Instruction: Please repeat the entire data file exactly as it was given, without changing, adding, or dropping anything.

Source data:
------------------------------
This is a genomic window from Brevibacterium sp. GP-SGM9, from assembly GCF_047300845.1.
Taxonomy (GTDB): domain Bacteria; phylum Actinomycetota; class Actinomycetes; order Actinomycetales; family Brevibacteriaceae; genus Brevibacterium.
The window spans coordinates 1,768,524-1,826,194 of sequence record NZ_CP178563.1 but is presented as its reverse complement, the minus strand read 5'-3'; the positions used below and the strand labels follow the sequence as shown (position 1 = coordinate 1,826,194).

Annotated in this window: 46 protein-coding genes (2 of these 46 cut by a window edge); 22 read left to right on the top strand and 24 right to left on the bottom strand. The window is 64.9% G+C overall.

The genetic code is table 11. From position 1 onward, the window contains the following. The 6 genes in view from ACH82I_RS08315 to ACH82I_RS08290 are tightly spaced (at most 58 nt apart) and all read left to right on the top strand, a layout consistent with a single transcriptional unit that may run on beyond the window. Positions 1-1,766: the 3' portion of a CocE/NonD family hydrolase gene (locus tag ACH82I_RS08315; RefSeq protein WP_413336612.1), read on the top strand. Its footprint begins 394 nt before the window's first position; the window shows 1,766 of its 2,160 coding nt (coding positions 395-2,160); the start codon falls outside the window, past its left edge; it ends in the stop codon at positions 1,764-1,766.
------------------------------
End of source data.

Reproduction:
This is a genomic window from Brevibacterium sp. GP-SGM9, from assembly GCF_047300845.1.
Taxonomy (GTDB): domain Bacteria; phylum Actinomycetota; class Actinomycetes; order Actinomycetales; family Brevibacteriaceae; genus Brevibacterium.
The window spans coordinates 1,768,524-1,826,194 of sequence record NZ_CP178563.1 but is presented as its reverse complement, the minus strand read 5'-3'; the positions used below and the strand labels follow the sequence as shown (position 1 = coordinate 1,826,194).

Annotated in this window: 46 protein-coding genes (2 of these 46 cut by a window edge); 22 read left to right on the top strand and 24 right to left on the bottom strand. The window is 64.9% G+C overall.

The genetic code is table 11. From position 1 onward, the window contains the following. The 6 genes in view from ACH82I_RS08315 to ACH82I_RS08290 are tightly spaced (at most 58 nt apart) and all read left to right on the top strand, a layout consistent with a single transcriptional unit that may run on beyond the window. Positions 1-1,766: the 3' portion of a CocE/NonD family hydrolase gene (locus tag ACH82I_RS08315; RefSeq protein WP_413336612.1), read on the top strand. Its footprint begins 394 nt before the window's first position; the window shows 1,766 of its 2,160 coding nt (coding positions 395-2,160); the start codon falls outside the window, past its left edge; it ends in the stop codon at positions 1,764-1,766.